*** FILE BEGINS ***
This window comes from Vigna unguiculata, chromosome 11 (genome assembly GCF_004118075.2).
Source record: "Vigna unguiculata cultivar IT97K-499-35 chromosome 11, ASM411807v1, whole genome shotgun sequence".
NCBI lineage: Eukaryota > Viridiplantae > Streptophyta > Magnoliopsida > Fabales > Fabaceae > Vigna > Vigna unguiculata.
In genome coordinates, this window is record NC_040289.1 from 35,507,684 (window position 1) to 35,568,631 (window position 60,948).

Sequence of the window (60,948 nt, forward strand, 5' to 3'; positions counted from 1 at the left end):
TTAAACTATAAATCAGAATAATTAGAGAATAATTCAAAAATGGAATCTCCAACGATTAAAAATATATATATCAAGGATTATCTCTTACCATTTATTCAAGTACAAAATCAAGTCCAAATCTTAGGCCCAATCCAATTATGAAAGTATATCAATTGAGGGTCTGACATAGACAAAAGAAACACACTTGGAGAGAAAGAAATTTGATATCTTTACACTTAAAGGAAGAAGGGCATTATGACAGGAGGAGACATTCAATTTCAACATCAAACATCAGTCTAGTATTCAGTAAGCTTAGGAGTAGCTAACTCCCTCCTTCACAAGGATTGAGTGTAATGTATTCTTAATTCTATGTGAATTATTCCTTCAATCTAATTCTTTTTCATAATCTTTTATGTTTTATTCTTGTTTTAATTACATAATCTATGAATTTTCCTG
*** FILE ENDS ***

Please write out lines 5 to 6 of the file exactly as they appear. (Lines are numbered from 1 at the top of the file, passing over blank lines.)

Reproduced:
Sequence of the window (60,948 nt, forward strand, 5' to 3'; positions counted from 1 at the left end):
TTAAACTATAAATCAGAATAATTAGAGAATAATTCAAAAATGGAATCTCCAACGATTAAAAATATATATATCAAGGATTATCTCTTACCATTTATTCAAGTACAAAATCAAGTCCAAATCTTAGGCCCAATCCAATTATGAAAGTATATCAATTGAGGGTCTGACATAGACAAAAGAAACACACTTGGAGAGAAAGAAATTTGATATCTTTACACTTAAAGGAAGAAGGGCATTATGACAGGAGGAGACATTCAATTTCAACATCAAACATCAGTCTAGTATTCAGTAAGCTTAGGAGTAGCTAACTCCCTCCTTCACAAGGATTGAGTGTAATGTATTCTTAATTCTATGTGAATTATTCCTTCAATCTAATTCTTTTTCATAATCTTTTATGTTTTATTCTTGTTTTAATTACATAATCTATGAATTTTCCTG